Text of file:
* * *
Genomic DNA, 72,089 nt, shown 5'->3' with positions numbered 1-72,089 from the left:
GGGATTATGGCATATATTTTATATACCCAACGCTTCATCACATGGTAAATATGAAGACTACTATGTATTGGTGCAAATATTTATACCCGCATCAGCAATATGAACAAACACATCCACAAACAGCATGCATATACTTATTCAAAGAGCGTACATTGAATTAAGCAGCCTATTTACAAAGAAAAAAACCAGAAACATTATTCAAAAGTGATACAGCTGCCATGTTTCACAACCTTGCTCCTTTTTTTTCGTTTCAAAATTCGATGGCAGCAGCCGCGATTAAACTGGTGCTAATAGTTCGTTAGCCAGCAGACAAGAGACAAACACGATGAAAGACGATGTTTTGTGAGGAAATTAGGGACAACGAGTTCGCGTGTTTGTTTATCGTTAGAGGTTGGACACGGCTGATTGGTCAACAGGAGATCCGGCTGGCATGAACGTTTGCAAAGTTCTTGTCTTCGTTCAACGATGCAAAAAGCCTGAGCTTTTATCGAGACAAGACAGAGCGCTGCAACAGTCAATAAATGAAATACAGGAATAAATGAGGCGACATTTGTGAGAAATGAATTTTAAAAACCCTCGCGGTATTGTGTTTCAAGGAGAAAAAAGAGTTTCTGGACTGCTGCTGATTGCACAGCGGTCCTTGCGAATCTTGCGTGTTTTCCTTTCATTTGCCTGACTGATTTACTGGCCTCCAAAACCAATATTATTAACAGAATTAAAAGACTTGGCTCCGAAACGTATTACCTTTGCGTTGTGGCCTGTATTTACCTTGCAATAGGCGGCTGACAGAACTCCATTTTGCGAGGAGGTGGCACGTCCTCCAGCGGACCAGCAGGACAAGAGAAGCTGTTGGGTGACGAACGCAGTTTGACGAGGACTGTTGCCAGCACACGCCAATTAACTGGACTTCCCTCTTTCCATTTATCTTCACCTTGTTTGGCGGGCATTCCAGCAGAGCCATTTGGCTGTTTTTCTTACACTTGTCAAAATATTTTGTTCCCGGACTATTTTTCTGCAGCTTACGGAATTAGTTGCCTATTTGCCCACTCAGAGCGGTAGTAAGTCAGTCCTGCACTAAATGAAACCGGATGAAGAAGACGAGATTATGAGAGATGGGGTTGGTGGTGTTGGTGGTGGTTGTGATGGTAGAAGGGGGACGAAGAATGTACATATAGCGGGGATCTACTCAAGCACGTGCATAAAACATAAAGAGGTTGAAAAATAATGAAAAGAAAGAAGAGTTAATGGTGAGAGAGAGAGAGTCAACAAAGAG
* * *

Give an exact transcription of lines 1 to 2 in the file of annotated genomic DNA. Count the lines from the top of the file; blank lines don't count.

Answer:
Genomic DNA, 72,089 nt, shown 5'->3' with positions numbered 1-72,089 from the left:
GGGATTATGGCATATATTTTATATACCCAACGCTTCATCACATGGTAAATATGAAGACTACTATGTATTGGTGCAAATATTTATACCCGCATCAGCAATATGAACAAACACATCCACAAACAGCATGCATATACTTATTCAAAGAGCGTACATTGAATTAAGCAGCCTATTTACAAAGAAAAAAACCAGAAACATTATTCAAAAGTGATACAGCTGCCATGTTTCACAACCTTGCTCCTTTTTTTTCGTTTCAAAATTCGATGGCAGCAGCCGCGATTAAACTGGTGCTAATAGTTCGTTAGCCAGCAGACAAGAGACAAACACGATGAAAGACGATGTTTTGTGAGGAAATTAGGGACAACGAGTTCGCGTGTTTGTTTATCGTTAGAGGTTGGACACGGCTGATTGGTCAACAGGAGATCCGGCTGGCATGAACGTTTGCAAAGTTCTTGTCTTCGTTCAACGATGCAAAAAGCCTGAGCTTTTATCGAGACAAGACAGAGCGCTGCAACAGTCAATAAATGAAATACAGGAATAAATGAGGCGACATTTGTGAGAAATGAATTTTAAAAACCCTCGCGGTATTGTGTTTCAAGGAGAAAAAAGAGTTTCTGGACTGCTGCTGATTGCACAGCGGTCCTTGCGAATCTTGCGTGTTTTCCTTTCATTTGCCTGACTGATTTACTGGCCTCCAAAACCAATATTATTAACAGAATTAAAAGACTTGGCTCCGAAACGTATTACCTTTGCGTTGTGGCCTGTATTTACCTTGCAATAGGCGGCTGACAGAACTCCATTTTGCGAGGAGGTGGCACGTCCTCCAGCGGACCAGCAGGACAAGAGAAGCTGTTGGGTGACGAACGCAGTTTGACGAGGACTGTTGCCAGCACACGCCAATTAACTGGACTTCCCTCTTTCCATTTATCTTCACCTTGTTTGGCGGGCATTCCAGCAGAGCCATTTGGCTGTTTTTCTTACACTTGTCAAAATATTTTGTTCCCGGACTATTTTTCTGCAGCTTACGGAATTAGTTGCCTATTTGCCCACTCAGAGCGGTAGTAAGTCAGTCCTGCACTAAATGAAACCGGATGAAGAAGACGAGATTATGAGAGATGGGGTTGGTGGTGTTGGTGGTGGTTGTGATGGTAGAAGGGGGACGAAGAATGTACATATAGCGGGGATCTACTCAAGCACGTGCATAAAACATAAAGAGGTTGAAAAATAATGAAAAGAAAGAAGAGTTAATGGTGAGAGAGAGAGAGTCAACAAAGAG